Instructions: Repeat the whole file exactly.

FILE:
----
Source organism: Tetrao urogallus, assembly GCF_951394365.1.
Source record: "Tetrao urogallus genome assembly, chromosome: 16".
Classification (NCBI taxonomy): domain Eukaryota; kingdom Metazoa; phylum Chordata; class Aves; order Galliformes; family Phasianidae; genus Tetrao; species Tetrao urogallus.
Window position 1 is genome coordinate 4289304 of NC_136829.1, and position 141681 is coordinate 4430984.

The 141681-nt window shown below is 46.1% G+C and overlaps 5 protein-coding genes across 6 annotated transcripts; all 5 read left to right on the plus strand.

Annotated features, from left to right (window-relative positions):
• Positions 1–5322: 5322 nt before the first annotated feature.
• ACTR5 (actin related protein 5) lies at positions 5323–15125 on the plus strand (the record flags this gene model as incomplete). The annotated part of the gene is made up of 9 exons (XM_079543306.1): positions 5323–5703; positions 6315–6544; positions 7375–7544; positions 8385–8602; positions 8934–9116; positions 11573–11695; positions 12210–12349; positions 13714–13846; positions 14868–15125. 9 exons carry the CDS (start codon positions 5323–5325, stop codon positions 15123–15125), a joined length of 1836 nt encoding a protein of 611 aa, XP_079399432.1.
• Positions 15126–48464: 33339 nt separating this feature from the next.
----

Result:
Source organism: Tetrao urogallus, assembly GCF_951394365.1.
Source record: "Tetrao urogallus genome assembly, chromosome: 16".
Classification (NCBI taxonomy): domain Eukaryota; kingdom Metazoa; phylum Chordata; class Aves; order Galliformes; family Phasianidae; genus Tetrao; species Tetrao urogallus.
Window position 1 is genome coordinate 4289304 of NC_136829.1, and position 141681 is coordinate 4430984.

The 141681-nt window shown below is 46.1% G+C and overlaps 5 protein-coding genes across 6 annotated transcripts; all 5 read left to right on the plus strand.

Annotated features, from left to right (window-relative positions):
• Positions 1–5322: 5322 nt before the first annotated feature.
• ACTR5 (actin related protein 5) lies at positions 5323–15125 on the plus strand (the record flags this gene model as incomplete). The annotated part of the gene is made up of 9 exons (XM_079543306.1): positions 5323–5703; positions 6315–6544; positions 7375–7544; positions 8385–8602; positions 8934–9116; positions 11573–11695; positions 12210–12349; positions 13714–13846; positions 14868–15125. 9 exons carry the CDS (start codon positions 5323–5325, stop codon positions 15123–15125), a joined length of 1836 nt encoding a protein of 611 aa, XP_079399432.1.
• Positions 15126–48464: 33339 nt separating this feature from the next.